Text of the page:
(AFP Relax via Yahoo! OMG! Philippines, 12 September 2011) -- The area covered by Arctic sea ice reached its lowest point this week since the start of satellite observations in 1972, German researchers announced on Saturday. "On September 8, the extent of the Arctic sea ice was 4.240 million square kilometres (1.637 million square miles).
"This is a new historic minimum," said Georg Heygster, head of the Physical Analysis of Remote Sensing Images unit at the University of Bremen's Institute of Environmental Physics. The new mark is about half-a-percent under his team's measurements of the previous record, which occurred on September 16, 2007, he said.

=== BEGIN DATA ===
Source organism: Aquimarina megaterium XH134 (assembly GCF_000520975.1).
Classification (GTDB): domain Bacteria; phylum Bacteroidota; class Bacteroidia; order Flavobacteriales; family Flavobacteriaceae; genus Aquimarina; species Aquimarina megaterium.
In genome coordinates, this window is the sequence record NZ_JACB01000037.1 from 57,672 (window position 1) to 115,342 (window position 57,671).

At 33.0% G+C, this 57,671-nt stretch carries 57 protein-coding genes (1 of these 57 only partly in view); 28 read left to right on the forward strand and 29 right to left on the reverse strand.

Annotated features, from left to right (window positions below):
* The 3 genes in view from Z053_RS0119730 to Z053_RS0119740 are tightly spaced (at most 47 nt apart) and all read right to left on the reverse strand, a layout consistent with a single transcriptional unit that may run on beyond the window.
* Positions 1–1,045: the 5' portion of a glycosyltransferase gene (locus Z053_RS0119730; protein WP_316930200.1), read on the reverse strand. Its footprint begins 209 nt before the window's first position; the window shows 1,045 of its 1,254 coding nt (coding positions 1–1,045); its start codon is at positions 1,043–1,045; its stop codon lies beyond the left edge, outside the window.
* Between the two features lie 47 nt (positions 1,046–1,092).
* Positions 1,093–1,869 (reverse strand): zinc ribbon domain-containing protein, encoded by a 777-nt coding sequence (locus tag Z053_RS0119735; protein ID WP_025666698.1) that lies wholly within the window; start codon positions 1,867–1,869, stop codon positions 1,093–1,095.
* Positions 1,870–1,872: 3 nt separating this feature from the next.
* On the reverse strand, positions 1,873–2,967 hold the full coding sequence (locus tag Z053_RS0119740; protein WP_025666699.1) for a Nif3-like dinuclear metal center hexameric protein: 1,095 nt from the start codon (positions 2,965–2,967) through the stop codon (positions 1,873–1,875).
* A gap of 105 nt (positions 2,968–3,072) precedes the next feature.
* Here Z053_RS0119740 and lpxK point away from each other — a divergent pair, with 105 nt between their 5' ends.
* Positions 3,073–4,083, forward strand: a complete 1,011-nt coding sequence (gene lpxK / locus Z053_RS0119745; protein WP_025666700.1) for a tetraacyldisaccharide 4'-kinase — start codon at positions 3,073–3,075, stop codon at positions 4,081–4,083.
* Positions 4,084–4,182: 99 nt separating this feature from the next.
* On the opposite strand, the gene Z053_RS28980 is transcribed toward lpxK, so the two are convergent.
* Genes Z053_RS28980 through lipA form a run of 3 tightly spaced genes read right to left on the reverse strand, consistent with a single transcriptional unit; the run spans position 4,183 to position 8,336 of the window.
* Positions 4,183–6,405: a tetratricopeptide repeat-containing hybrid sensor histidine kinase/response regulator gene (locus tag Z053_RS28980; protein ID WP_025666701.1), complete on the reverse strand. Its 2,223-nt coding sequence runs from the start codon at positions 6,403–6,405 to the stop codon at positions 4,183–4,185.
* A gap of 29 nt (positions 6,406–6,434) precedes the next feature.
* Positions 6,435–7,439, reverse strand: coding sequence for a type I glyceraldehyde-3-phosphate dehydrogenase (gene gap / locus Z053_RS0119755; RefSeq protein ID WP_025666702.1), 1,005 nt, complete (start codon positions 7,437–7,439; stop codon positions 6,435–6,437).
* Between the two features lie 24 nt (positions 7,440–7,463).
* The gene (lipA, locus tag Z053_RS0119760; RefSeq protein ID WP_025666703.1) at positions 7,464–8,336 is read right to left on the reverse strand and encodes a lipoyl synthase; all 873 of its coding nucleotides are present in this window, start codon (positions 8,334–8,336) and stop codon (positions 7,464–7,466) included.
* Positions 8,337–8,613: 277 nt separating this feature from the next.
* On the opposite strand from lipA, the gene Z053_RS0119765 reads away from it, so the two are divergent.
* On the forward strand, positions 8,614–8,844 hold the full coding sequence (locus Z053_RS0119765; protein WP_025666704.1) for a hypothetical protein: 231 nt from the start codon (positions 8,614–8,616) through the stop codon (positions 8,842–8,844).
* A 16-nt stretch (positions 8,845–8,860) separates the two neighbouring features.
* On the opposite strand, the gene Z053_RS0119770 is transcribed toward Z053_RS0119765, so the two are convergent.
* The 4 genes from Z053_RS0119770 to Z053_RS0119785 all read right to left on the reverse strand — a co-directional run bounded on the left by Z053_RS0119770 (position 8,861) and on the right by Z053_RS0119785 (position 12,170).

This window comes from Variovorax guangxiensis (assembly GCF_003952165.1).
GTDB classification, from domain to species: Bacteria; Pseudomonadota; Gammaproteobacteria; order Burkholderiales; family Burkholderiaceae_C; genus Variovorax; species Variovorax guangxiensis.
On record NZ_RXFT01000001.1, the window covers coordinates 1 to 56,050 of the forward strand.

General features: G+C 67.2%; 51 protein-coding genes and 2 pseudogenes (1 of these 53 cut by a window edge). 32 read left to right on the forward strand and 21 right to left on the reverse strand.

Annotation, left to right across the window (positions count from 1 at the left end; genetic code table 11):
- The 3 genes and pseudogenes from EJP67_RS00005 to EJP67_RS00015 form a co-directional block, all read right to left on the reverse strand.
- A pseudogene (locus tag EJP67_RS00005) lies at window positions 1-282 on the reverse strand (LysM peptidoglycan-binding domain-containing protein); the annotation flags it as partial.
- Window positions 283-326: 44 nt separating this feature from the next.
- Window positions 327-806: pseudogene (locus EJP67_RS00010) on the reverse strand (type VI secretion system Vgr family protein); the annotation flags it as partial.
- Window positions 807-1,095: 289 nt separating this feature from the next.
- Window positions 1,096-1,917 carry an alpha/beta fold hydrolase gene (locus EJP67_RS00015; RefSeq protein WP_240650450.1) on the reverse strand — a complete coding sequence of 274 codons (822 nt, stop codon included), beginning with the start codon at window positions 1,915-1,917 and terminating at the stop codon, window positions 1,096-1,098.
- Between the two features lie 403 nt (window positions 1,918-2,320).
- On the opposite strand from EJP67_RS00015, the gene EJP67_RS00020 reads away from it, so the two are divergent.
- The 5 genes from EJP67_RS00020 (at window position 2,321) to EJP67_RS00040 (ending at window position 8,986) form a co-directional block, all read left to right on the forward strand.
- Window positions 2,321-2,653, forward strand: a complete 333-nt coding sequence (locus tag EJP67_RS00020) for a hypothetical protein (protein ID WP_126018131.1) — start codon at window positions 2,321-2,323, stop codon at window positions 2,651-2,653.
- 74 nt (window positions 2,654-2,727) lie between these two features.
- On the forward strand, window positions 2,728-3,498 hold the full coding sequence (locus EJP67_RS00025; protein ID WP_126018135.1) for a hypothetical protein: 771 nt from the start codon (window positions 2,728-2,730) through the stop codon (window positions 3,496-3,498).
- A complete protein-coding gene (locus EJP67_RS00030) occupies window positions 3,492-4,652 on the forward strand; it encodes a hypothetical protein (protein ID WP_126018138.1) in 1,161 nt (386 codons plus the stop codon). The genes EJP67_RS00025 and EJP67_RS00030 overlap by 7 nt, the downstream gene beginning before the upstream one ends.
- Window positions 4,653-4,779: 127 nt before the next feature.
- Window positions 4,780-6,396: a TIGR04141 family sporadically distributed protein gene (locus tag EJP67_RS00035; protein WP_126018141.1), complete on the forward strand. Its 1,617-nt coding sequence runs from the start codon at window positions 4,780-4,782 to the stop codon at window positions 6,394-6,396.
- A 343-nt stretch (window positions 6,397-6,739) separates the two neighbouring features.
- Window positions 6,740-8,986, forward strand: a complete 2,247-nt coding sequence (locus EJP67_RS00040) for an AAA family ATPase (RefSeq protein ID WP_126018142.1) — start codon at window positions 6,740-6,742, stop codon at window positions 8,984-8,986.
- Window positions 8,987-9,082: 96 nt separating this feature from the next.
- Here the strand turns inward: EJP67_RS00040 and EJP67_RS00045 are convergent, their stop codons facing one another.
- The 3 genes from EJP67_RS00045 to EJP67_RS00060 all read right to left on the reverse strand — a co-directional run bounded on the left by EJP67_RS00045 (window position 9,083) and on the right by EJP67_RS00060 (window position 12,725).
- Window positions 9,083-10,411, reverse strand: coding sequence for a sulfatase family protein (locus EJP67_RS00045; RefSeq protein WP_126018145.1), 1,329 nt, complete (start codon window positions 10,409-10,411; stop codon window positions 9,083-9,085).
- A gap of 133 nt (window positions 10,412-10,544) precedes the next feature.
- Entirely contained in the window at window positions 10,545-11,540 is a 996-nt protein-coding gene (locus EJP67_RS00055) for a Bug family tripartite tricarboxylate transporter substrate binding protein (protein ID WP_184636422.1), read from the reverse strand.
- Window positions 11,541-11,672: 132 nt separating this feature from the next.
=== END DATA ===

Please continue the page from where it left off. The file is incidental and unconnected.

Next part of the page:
According to the US National Snow and Ice Data Center (NSIDC), the record set on that date was 4.1 million sq km (1.6 sq mi). The discrepancy, Heygster explained by phone, was due to slightly different data sets and algorithms. "But the results are internally consistent in both cases," he said, adding that he expected the NSIDC to come to the same conclusion in the coming days. Arctic ice cover plays a critical role in regulating Earth's climate by reflecting sunlight and keeping the polar region cool.
Posted by Amanda Graham – 12 September 2011; 3:40:37 PM – Permalink
Tagged: Arctic, News, Research